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No. 2 Duke hits 13 threes en route to win at No. 3 Virginia

Duke Virginia Basketball

Duke forward Cam Reddish (2) shoots over Virginia’s guard De’Andre Hunter (12) during the first half of an NCAA college basketball game Saturday, Feb. 9, 2018, in Charlottesville, Va. (AP Photo/Zack Wajsgras)


R.J. Barrett hit his first five threes of the night and Cam Reddish hit five of his own as the No. 2 Blue Devils shot 13-for-21 from beyond the arc on Saturday night in Charlottesville en route to a 81-71 win over No. 3 Virginia.

Barrett led the way for the Blue Devils with 26 points, seven boards and three assists while Cam Reddish added 17 points of his own. Zion Williamson struggled offensively, turning the ball over five times, but he had the kind of line that we have come to expect from him: 18 points on 6-for-8 shooting five boards, five assists, three steals and three blocks.

Virginia was led by 16 points from Kyle Guy and 14 points from Ty Jerome, but there really was nothing that the Cavaliers could do. Every time it looked like they were ready to make a run, the Blue Devils hit a big three or made a big defensive play.

Here are three things we can take away from this result:


Duke is one of the nation’s best teams on the defensive end of the floor, and if they didn’t struggle as much as they do on the defensive glass, they might actually be the nation’s best.

Duke is absolutely lethal in transition.

Duke is always going to have the two best players on the floor in Zion Williamson and R.J. Barrett that you simply will not be able to defend, and that doesn’t include Cam Reddish, who could end up being drafted as high as No. 2 in June.

When it comes to beating Duke, the one chance that you have is to pack in your defense, allow them to try and shoot over the top and rely on the fact that their roster is not one that is made up of great three-point shooters. The Blue Devils entered Saturday night as the nation’s 318th-best from beyond the arc, making 30.8% of their triples. This is how Syracuse beat them. This is how teams like Boston College and Georgia Tech were able to hang with the Blue Devils for more than a half. This is how Virginia, who entered Saturday leading the nation in three-point percentage defense, played them

And Duke went out and made their first five threes and 13 of their first 18 threes.

What can you do when they do that?

The answer is nothing.

If this Duke team is going to make 13 three-pointers, they are never going to lose.

And while I’d love to sit here and talk about what Virginia was doing offensively or how Tre Jones impacted the game, none of that really matters in this discussion.


That is the other side of this.

Zion Williamson stuffed the stat sheet, but the Wahoos did about as good of a job of keeping him in check as you can. R.J. Barrett didn’t do much of anything on the offensive end of the floor after he made those five threes to open the game. Cam Reddish did score 17 points, but his damage was done as a spot-up shooter. Those are the shots that you have to live with as a coach.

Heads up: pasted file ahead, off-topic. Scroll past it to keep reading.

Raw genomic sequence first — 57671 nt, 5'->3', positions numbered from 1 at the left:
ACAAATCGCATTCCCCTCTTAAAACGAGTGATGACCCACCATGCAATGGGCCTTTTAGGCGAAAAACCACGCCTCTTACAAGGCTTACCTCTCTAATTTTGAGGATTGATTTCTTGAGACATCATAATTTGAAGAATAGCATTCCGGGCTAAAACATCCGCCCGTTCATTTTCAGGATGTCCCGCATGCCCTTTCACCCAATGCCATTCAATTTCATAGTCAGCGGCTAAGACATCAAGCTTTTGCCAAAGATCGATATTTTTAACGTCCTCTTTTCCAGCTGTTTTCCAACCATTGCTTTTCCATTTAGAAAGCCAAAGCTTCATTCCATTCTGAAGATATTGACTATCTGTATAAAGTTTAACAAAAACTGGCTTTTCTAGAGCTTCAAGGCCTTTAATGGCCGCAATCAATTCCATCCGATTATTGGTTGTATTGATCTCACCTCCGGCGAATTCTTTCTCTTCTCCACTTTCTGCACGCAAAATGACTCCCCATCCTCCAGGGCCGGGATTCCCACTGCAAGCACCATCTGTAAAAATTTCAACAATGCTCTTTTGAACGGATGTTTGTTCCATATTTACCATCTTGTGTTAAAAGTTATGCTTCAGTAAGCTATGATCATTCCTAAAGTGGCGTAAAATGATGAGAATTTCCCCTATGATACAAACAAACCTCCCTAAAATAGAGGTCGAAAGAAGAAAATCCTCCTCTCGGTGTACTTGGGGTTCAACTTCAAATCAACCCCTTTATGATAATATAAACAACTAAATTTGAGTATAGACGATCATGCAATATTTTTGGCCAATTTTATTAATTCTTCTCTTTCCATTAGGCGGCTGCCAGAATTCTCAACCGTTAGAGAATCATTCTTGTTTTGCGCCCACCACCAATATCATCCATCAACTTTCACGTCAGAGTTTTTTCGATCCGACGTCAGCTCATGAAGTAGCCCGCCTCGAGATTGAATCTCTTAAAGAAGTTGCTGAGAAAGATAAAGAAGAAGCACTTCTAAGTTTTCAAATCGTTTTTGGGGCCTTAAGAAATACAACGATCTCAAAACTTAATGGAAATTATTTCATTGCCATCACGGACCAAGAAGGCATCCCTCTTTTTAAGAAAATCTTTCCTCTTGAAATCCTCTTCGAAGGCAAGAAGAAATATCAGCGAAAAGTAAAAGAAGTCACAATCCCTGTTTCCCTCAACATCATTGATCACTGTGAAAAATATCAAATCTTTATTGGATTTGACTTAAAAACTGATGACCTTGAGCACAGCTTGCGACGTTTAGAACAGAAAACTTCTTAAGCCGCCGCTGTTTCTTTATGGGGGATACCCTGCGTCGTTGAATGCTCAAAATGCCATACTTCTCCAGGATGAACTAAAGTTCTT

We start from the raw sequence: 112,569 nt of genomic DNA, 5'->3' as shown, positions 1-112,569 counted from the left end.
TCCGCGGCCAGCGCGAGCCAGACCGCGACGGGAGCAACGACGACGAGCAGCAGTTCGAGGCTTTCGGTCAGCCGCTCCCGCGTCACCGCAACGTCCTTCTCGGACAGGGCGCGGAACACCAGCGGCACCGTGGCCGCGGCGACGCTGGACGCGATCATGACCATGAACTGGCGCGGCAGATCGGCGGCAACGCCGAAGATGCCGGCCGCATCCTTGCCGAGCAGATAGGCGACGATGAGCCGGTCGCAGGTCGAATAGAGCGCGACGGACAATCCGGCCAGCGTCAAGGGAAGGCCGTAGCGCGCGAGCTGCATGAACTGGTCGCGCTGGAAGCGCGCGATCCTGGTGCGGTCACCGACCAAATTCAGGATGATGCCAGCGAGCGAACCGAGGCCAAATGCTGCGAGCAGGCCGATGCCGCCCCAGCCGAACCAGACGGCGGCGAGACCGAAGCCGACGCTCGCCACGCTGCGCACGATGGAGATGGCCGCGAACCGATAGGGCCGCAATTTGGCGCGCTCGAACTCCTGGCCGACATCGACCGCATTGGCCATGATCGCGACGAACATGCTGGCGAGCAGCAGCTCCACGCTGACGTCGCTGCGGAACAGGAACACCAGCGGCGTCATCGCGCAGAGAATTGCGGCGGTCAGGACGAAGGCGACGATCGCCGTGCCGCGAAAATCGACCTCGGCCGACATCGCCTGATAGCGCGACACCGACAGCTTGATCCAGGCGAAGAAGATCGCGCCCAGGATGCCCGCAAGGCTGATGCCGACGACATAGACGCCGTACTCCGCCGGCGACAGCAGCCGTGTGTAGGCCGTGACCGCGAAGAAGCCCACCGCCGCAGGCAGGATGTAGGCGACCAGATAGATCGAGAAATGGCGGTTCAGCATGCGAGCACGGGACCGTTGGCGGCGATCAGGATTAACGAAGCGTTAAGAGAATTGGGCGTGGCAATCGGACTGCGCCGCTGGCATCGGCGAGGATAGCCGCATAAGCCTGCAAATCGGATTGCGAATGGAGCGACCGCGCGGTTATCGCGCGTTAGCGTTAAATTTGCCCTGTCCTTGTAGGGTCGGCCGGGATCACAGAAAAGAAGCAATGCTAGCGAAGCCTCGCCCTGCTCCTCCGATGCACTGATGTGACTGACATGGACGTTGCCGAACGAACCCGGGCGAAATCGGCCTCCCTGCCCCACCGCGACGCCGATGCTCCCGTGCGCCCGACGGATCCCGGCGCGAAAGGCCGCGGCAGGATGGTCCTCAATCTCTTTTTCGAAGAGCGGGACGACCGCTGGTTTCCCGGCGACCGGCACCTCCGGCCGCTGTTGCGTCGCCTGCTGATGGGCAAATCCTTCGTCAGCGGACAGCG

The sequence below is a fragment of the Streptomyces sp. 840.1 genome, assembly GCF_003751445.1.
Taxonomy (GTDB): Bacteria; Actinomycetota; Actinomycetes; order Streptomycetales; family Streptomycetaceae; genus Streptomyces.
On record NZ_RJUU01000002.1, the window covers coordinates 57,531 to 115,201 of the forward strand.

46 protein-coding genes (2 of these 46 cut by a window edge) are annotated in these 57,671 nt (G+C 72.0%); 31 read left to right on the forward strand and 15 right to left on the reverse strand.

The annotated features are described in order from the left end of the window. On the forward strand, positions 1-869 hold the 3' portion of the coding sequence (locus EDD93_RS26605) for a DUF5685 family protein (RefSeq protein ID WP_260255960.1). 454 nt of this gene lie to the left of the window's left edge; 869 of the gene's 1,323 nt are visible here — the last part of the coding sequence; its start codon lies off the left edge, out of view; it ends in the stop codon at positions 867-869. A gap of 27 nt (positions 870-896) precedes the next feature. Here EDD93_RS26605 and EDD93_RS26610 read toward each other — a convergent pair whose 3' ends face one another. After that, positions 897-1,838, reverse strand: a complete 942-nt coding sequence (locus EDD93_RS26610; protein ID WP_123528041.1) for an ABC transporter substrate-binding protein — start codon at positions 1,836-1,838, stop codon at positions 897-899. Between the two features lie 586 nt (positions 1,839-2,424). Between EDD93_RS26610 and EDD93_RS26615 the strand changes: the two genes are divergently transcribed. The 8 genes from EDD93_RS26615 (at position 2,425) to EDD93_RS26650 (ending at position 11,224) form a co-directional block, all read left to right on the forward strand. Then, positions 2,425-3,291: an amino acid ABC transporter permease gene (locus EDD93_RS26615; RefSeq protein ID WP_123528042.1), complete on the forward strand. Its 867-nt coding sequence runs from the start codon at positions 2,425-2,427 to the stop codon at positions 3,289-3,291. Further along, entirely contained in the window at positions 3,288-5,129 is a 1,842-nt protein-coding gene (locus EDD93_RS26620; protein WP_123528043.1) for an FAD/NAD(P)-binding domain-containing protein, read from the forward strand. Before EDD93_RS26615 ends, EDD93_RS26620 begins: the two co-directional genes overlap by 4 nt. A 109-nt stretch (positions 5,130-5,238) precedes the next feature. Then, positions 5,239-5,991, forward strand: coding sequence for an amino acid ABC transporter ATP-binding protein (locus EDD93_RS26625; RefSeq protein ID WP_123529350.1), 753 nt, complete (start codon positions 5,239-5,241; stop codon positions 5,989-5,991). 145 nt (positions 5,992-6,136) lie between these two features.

Virginia, as a team, shot 46.7 percent from the floor. They were 10-for-24 from three. They forced 15 Duke turnovers and limited the Blue Devils to just eight offensive rebounds. They more or less kept Duke from getting out in transition and beating their defense down the floor. I think Tony Bennett will be able to go to sleep tonight knowing that there wasn’t much else he could have done. It was just one of those nights.


If there is something that we can be critical of with Virginia, it’s that they were never able to make a play as the momentum was getting ready to change. What I mean by that is that every time they started chipping away at Duke’s lead, the Blue Devils had the answer.

One example: After a Jay Huff three and a Braxton Key layup trimmed the deficit to five points, Duke answered with a Tre Jones three from the corner before Jones picked Ty Jerome’s pocket on an offensive rebound and took the ball the other way before getting fouled on a layup attempt. Five minutes later, Virginia again cut the lead to five on a De’Andre Hunter three, but Duke answered with a Marques Bolden post bucket that was followed by Zion doing Zion things: blocking a seemingly wide-open Hunter three into the crowd and, on the ensuing possession, grabbing an offensive rebound and laying the ball in.

Those are small moments in the game, but when Virginia is scrapping and clawing with everything they have to erase a deficit, plays like that are just momentum sappers.

Credit to Duke to keeping the Hoos at bay.


The most under-discussed story line for this Duke season has been the fact that, over the course of the last month or so, Bolden has developed into a capable defensive presence. The adjustment that Duke has made has been to switch most exchanges and all ball-screens -- essentially, do exactly what most of the best NBA teams do -- and the reason that has worked is because Bolden can hold his own on the perimeter.

Now, I’m not saying that he has turned into Tre Jones, but he doesn’t have to be. As long as he is capable of making it difficult for an opposing guard to get around him while using his length to challenge on the shot, then he is doing his job.